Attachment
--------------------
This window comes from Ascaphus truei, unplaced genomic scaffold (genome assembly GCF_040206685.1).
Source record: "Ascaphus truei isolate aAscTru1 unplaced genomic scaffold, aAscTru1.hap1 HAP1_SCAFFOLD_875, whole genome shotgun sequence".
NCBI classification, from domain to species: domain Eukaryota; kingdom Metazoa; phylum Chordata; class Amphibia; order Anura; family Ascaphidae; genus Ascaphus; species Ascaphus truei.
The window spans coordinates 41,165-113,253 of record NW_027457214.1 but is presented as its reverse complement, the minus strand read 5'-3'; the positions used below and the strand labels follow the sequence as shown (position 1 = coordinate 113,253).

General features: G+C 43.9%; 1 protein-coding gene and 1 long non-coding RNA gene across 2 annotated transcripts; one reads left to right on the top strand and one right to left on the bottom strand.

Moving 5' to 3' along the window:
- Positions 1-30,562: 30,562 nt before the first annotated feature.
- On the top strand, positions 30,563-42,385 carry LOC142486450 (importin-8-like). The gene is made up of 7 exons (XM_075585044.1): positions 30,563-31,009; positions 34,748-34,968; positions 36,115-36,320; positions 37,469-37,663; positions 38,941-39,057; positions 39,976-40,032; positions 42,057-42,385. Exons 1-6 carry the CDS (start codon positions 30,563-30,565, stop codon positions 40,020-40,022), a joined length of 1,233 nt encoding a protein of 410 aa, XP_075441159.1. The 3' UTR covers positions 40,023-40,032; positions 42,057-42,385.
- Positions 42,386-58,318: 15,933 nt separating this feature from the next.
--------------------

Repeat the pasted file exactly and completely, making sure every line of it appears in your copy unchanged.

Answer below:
This window comes from Ascaphus truei, unplaced genomic scaffold (genome assembly GCF_040206685.1).
Source record: "Ascaphus truei isolate aAscTru1 unplaced genomic scaffold, aAscTru1.hap1 HAP1_SCAFFOLD_875, whole genome shotgun sequence".
NCBI classification, from domain to species: domain Eukaryota; kingdom Metazoa; phylum Chordata; class Amphibia; order Anura; family Ascaphidae; genus Ascaphus; species Ascaphus truei.
The window spans coordinates 41,165-113,253 of record NW_027457214.1 but is presented as its reverse complement, the minus strand read 5'-3'; the positions used below and the strand labels follow the sequence as shown (position 1 = coordinate 113,253).

General features: G+C 43.9%; 1 protein-coding gene and 1 long non-coding RNA gene across 2 annotated transcripts; one reads left to right on the top strand and one right to left on the bottom strand.

Moving 5' to 3' along the window:
- Positions 1-30,562: 30,562 nt before the first annotated feature.
- On the top strand, positions 30,563-42,385 carry LOC142486450 (importin-8-like). The gene is made up of 7 exons (XM_075585044.1): positions 30,563-31,009; positions 34,748-34,968; positions 36,115-36,320; positions 37,469-37,663; positions 38,941-39,057; positions 39,976-40,032; positions 42,057-42,385. Exons 1-6 carry the CDS (start codon positions 30,563-30,565, stop codon positions 40,020-40,022), a joined length of 1,233 nt encoding a protein of 410 aa, XP_075441159.1. The 3' UTR covers positions 40,023-40,032; positions 42,057-42,385.
- Positions 42,386-58,318: 15,933 nt separating this feature from the next.